1. The Tower of Monteleone

The tower of Monteleone is the symbol of the entire village and stands tall with its distinctive uneven hexagon shape.
The castle of Càsoli is attested in 1050, 1099 and 1118 with adjoining church of Saint Mary (later entitled to Saint John the Baptist), erected on the site of a previous place of worship. The imposing irregular hexagon tower of Càsoli is documented in 1118, when the abbot of Farfa was Berardo III.
It was built as a watchtower for the defense of the territories owned by the Farfense monks who had erected their large monastery in nearby Santa Vittoria in Matenano.
It also functioned as a warehouse in case of attack because it could guarantee sustenance with the provisions stored to the population that would take refuge inside it to escape death.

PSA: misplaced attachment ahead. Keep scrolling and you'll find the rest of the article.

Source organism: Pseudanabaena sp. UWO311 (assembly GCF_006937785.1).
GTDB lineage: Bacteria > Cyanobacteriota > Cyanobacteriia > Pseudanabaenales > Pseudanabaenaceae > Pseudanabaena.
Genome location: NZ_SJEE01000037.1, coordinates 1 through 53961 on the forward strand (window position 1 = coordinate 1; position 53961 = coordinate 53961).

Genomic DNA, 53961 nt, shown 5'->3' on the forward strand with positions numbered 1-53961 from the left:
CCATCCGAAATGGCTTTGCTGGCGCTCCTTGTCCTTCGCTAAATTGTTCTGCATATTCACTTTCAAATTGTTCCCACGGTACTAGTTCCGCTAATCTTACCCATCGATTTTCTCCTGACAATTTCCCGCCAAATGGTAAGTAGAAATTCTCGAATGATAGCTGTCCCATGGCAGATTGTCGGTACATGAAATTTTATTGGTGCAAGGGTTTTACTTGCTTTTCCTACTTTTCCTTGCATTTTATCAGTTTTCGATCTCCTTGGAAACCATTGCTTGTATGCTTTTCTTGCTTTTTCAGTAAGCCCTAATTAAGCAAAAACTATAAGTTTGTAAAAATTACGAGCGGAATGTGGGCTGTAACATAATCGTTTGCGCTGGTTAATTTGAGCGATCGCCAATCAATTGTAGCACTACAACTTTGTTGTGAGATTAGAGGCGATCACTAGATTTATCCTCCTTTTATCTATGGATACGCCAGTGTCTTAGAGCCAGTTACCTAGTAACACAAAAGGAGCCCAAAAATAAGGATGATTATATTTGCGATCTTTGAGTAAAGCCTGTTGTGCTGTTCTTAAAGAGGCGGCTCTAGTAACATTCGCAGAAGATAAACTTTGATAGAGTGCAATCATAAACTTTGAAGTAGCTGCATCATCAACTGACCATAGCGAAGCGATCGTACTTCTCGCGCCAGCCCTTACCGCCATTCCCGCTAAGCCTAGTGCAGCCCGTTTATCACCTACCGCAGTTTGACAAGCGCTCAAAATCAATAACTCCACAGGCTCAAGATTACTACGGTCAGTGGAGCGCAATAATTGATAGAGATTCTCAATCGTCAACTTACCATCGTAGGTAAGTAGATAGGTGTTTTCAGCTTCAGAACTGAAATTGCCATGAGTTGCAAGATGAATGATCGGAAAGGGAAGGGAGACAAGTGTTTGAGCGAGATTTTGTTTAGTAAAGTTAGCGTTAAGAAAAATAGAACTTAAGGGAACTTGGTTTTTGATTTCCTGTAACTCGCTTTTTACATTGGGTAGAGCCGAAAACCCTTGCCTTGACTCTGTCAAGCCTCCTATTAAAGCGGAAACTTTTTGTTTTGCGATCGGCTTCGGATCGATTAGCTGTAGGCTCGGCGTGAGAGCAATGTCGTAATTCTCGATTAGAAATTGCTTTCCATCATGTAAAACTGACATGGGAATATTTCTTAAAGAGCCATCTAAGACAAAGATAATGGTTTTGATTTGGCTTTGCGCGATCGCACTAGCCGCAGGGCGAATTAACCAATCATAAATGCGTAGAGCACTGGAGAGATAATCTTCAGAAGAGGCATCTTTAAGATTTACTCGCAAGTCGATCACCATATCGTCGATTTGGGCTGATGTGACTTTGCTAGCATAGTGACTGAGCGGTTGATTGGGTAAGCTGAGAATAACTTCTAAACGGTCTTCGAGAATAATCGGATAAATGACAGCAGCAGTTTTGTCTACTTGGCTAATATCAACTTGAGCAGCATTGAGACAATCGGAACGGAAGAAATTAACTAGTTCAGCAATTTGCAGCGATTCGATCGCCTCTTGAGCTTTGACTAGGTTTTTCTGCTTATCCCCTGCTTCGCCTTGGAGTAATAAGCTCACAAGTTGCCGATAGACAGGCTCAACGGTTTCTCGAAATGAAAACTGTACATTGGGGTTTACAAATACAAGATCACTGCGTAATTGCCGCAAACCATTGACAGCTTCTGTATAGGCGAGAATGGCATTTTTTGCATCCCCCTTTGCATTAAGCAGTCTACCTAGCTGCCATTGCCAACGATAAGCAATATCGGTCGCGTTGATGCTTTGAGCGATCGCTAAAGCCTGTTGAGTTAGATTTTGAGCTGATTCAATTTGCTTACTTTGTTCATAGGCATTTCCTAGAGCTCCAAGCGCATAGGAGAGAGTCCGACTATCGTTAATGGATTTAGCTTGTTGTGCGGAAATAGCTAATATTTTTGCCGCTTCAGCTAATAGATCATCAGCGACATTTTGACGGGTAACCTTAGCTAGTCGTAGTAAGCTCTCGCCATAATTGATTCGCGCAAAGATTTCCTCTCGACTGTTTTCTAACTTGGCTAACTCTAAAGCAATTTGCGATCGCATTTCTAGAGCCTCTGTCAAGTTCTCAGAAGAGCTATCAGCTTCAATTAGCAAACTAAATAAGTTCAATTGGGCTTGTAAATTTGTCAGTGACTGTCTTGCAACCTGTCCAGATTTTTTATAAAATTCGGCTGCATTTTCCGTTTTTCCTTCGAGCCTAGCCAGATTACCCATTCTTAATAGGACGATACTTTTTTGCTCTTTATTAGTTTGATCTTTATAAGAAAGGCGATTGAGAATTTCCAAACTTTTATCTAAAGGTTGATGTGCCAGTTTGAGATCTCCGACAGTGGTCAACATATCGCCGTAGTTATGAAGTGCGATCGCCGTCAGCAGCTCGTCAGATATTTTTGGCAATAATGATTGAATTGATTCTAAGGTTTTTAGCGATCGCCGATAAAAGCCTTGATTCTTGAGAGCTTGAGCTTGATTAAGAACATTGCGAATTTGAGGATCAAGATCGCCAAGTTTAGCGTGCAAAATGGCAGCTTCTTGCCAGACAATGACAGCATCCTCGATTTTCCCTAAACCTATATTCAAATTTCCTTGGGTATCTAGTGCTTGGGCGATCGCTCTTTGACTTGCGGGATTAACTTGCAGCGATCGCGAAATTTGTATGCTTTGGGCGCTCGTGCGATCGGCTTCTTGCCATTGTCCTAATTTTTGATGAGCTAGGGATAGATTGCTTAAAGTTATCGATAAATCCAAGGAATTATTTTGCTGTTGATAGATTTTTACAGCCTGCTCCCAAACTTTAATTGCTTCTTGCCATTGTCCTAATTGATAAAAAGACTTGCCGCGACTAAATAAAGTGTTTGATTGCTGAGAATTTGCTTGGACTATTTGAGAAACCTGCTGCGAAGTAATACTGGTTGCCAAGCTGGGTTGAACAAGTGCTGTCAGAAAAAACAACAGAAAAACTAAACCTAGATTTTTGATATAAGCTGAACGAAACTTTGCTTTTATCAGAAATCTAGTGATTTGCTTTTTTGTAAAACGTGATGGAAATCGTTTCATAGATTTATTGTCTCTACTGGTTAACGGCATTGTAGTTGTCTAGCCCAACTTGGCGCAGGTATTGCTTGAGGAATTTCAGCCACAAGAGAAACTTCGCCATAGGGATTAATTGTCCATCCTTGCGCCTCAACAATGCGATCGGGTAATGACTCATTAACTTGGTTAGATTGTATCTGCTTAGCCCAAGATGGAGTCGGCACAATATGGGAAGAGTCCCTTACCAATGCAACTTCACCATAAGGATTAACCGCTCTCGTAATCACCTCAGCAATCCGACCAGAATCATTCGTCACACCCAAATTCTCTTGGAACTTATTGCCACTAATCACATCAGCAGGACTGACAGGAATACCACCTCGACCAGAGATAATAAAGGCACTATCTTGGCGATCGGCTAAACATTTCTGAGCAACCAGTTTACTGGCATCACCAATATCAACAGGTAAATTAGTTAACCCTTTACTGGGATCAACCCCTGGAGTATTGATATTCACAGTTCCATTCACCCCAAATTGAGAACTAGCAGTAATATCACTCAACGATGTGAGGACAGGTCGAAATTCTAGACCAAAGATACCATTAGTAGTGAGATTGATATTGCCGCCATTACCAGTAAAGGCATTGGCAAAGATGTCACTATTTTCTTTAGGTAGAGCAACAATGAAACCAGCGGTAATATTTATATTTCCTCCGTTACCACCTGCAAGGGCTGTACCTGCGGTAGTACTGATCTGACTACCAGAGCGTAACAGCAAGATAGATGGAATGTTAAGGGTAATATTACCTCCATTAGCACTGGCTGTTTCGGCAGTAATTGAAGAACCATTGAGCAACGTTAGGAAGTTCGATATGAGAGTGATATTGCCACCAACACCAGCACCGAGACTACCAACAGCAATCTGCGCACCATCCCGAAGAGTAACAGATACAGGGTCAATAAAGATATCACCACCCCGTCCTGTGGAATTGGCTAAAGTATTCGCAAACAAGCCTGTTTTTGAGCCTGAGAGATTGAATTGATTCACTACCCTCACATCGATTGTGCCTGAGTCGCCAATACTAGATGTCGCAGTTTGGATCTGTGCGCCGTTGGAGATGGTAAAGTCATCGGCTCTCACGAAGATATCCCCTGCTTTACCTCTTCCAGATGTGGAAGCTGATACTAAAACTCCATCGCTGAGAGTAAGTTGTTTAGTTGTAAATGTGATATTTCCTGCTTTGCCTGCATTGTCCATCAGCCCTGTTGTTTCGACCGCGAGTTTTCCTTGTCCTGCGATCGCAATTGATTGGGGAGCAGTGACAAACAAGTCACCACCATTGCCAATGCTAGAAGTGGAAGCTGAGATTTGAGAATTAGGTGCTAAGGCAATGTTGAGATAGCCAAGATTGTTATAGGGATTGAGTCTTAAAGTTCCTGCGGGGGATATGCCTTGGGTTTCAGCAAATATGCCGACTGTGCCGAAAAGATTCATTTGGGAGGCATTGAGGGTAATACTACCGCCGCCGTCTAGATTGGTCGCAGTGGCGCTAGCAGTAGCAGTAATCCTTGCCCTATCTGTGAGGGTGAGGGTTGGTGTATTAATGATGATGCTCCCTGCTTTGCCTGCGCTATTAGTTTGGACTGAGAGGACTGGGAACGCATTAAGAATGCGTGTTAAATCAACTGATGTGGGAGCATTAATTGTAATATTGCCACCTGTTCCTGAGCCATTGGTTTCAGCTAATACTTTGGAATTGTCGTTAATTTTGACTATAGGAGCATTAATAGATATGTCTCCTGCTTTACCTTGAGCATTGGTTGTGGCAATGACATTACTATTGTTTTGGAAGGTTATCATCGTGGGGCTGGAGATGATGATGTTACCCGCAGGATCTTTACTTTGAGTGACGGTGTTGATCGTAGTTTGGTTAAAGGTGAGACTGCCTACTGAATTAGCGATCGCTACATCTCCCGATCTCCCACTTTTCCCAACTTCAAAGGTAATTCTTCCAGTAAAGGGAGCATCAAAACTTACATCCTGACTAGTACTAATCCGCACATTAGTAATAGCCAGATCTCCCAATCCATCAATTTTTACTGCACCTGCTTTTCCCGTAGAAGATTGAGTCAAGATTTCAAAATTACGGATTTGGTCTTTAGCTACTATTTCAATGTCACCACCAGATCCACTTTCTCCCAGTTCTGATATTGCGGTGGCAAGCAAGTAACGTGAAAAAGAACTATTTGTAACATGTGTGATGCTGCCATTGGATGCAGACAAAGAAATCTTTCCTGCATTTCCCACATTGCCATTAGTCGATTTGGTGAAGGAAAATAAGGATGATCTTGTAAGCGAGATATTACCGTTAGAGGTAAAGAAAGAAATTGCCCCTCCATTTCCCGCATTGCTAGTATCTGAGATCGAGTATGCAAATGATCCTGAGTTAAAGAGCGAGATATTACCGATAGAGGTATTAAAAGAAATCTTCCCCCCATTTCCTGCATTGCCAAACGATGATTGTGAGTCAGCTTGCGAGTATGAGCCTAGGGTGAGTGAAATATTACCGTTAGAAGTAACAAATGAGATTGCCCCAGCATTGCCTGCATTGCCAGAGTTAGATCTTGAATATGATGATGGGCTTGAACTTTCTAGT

The settlement of Farfenses people in Santa Vittoria in Matenano and the construction of the tower, slowly gives rise to the center of Monteleone di Fermo around it, soon becoming a village populated by buildings and with a solid wall.
In 1250 the tower was partially destroyed by an attack of the army of Fermo. Probably only the highest part had collapsed under the blows of the catapults and once conquered Monteleone, the Fermans people provided to rebuild a new tower on the stump still intact. The strategic position of Monteleone and especially of its tower so high and functional was certainly not ignored by the Fermans who immediately employed their efforts to rebuild it.
Around the end of 1300 the watchtower also became the bell tower of the church of San Giovanni Battista after it was built by closing the old entrance door to the village that was placed right next to the tower of Berardo. Even now, on the wall above the square outside the walls, there were signs of battlements embedded in the wall of the church.